It appears there is another alter


I forgot to post about therapy on Monday. I told my therapist about the dream I had after our last session two weeks ago (see earlier post) and I read my blog entry to her. In my earlier entry I mentioned that in the dream I seemed to be aware of another alter that I’m not aware of right now. When I read her the entry about the dream she said that it was very interesting because the unknown alter I described sounded like the alter she spoke to two weeks ago. She said this alter seems to be the one who questions why we are digging up the past and that this alter said “It doesn’t do any good”, “It doesn’t change anything, it just hurts her so why are you doing this?” Combining this with the way this alter spoke in the dream and her mannerisms that I observed there and comparing it with what my therapist saw when she “met” her, I put together that this alter is puzzled by the whole experience and concept of therapy and doesn’t see the point in bringing up things that will upset me. Interesting. In my dream she came off as very mature. She almost seemed older than me and kind of proper? She didn’t like raised voices and she didn’t think it was appropriate to shout but she wasn’t afraid of it, quite the contrary, she seemed kind of…offended? Like it was bad manners? I wonder does anyone with DID give their alters a name? I’ve brought this up before but it’s been a while and I need a reminder 🙂 I feel like I’d like to give her a name myself but I don’t know if I’m supposed to do that or if “they” are supposed to name themselves, if they even have a name at all.

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About CimmarianInk

Abuse Survivor Diagnosed with Bipolar Disorder PTSD and Dissociative Identity Disorder (DID) also known as Multiple Personalities
This entry was posted in abuse, Alters, bipolar disorder, depersonalization, depression, derealization, DID, dissociation, dissociative fugue, dissociative identity disorder, Dreams, Family Relationships, fibromyalgia, headaches, Medication, Meds, Mental Health, Multiple Personalities, neglect, Psychiatric Drugs, Psychiatric medication, Psychiatry, PTSD, self-harm, Social Security Disability, Therapy, Uncategorized and tagged , , , , , , , , , , , , , , , , , , , , , , , , , , , . Bookmark the permalink.

11 Responses to It appears there is another alter

  1. meredith says:

    Alters will often give you their names, but sometimes they come rather cryptically. For example, I saw Mary Poppins when I was just four… and Julie Andrews made a very good Nanny, in someone’s opinion. When the suggestion of ‘Julia’ started to come into focus I often heard snatches of SPOON FULL OF SUGAR. Julia is also very proper (rules, spit spot… but very compassionate, and very good to the inner children as well as to my biological children. Why she isn’t Mary… I don’t know. Probably because people used to tell me I looked like Julie Andrews when I was in high school. Who knows? It’s all good.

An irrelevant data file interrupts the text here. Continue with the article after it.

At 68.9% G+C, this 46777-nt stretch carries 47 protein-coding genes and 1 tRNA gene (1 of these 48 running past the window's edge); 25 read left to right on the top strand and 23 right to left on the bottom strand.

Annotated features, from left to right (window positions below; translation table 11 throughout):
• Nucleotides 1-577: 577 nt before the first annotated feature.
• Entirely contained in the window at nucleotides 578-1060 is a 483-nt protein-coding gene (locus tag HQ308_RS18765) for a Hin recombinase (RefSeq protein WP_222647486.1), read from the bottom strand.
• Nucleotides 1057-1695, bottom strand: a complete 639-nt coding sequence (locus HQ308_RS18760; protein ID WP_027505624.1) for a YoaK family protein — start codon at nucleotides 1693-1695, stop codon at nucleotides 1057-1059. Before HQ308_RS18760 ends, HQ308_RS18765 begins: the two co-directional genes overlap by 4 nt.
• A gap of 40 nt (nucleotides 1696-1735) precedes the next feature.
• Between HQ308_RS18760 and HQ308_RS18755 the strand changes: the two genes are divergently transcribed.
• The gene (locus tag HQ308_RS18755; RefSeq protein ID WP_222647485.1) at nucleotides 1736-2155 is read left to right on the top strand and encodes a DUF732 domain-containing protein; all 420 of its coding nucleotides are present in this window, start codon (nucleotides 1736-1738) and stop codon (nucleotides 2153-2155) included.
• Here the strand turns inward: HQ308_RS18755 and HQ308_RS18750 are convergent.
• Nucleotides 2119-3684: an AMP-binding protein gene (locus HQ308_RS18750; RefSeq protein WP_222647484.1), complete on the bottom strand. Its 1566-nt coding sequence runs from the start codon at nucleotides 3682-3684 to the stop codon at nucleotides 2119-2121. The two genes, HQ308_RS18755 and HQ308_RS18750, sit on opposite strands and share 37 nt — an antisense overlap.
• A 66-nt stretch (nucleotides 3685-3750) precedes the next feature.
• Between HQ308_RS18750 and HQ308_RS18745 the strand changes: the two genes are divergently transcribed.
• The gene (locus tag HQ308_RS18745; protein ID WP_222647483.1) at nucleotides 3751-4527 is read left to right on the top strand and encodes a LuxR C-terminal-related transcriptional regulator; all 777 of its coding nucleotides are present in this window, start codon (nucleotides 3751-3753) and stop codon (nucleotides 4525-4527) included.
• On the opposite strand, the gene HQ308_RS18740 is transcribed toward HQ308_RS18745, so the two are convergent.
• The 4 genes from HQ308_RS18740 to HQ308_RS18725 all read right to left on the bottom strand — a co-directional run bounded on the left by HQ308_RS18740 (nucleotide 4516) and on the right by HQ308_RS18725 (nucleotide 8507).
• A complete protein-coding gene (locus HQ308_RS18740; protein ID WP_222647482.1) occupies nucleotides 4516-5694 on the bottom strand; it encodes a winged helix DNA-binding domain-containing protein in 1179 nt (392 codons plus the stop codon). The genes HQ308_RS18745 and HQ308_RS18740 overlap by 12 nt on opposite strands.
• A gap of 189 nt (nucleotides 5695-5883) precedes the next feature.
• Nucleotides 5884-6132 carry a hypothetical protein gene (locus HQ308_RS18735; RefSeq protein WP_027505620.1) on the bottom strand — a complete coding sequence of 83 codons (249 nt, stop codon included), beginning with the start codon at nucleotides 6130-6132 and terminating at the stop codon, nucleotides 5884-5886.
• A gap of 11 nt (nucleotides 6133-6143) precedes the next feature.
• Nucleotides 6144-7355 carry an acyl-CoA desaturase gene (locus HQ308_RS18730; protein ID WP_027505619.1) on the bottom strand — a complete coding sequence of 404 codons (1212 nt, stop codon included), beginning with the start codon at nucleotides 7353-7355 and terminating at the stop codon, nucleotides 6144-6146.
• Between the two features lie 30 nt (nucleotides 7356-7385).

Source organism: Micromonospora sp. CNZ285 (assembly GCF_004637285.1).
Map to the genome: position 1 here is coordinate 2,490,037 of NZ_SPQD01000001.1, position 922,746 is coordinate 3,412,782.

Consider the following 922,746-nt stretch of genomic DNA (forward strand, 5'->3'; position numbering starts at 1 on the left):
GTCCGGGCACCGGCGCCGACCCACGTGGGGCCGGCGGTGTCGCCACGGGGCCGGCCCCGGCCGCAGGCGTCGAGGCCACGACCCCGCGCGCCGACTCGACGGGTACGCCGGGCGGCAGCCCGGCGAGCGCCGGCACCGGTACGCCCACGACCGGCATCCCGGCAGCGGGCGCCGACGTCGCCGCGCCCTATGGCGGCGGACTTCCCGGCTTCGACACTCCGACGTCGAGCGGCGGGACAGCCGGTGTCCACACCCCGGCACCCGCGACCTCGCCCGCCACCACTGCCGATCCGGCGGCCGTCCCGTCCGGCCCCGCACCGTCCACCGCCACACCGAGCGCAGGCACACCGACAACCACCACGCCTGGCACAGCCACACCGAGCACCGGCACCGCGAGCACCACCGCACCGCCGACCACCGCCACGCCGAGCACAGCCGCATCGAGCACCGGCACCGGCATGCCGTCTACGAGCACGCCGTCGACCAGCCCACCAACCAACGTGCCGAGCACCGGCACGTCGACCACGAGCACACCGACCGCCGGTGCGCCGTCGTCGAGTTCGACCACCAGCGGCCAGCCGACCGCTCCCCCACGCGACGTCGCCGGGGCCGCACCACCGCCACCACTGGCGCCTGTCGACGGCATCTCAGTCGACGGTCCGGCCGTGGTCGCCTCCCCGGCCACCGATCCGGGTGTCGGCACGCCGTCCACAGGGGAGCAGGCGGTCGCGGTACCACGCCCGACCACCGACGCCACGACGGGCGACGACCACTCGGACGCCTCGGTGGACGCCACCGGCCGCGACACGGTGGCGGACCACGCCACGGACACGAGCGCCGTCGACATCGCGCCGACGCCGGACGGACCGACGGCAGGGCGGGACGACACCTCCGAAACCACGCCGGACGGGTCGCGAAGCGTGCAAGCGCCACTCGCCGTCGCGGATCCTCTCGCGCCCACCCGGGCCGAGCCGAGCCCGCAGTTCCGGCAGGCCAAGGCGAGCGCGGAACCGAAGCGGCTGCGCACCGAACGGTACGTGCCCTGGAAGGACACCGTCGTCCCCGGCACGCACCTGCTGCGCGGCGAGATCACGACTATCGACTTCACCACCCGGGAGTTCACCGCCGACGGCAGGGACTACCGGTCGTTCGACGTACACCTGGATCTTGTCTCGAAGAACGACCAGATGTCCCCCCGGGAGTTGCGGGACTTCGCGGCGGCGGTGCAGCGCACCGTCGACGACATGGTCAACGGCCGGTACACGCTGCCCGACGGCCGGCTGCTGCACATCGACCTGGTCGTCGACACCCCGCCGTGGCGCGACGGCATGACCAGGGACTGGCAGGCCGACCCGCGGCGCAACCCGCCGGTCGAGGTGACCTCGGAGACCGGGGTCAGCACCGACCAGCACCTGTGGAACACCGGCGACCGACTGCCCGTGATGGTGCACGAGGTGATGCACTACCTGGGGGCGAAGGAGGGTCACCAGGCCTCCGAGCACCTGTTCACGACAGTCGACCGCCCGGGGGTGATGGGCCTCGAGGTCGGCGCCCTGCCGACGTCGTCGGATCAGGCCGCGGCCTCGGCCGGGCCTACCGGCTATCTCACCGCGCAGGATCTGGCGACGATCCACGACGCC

Sometimes my Others don’t know their names. Sometimes they don’t have names, they just contain specific information–like Screams. For lack of better words, I call Pocket of Screams by the title that most aptly describes it. It has no ‘personality,’ so I guess Internal Agreement finds this to be suitable.

    Sometimes, though, the names will fall into place. Trust your System. You know yourself better than you might think.

    Good going, CI! Cheers to you, today.

    ~meredith.

  2. castorgirl says:

    Hi CI,

    To me names are about respect and how the different ones identify themselves. So for me, I don’t name others. I, or my therapist, ask if the one presenting has a name and is willing to share it, but there’s no force involved. Saying names can have huge significance to parts – telling their name can be associated with being “seen” and no longer being hidden and safe. It can also be a power issue. So it’s not something to take lightly.

    The part you’ve described here, sounds very much like they are trying to protect you 🙂

    Take care,
    CG

    • CimmerianInk says:

      I understand what you’re saying. I thought later that I didn’t say what I meant very clearly at all lol! So maybe I should clarify what I mean when I say I want to “give” this alter a name and maybe everyone can give me their thoughts to help me out.
      What I meant was that I “feel” a name and I may not be saying that very well either. In other words, I’m not wanting to make up a name, I sense a name if that makes any sense at all. The name isn’t a name and I won’t say it because you, CG, know way more about this than I do and I will follow your advice about not outing this one so-to-speak, just in case. The name is an emotion…no not an emotion a…quality? Does that make any sense? It describes what I think the purpose of this alter may be, and when I try to think about her that’s what I get, just this one word but the first letter is capitalized like a name. Is this total gibberish? Jeez!

      • castorgirl says:

        Hi CI,

        No, you’re not talking gibberish at all! What you said makes perfect sense.

        I showed you that clip of our internal house on YouTube, didn’t I? There are only a few within my system that have “names” like Mary, John, etc. Many have names which encapsulate thier role or were the derogatory nickname used on us during the abuse. As an example, Gentle was both a name and a function in that she maintained a gentleness towards others. I know that sometimes these names are not kept long term, for example Gentle changed her name to Sophie to indicate a stage in healing and growth.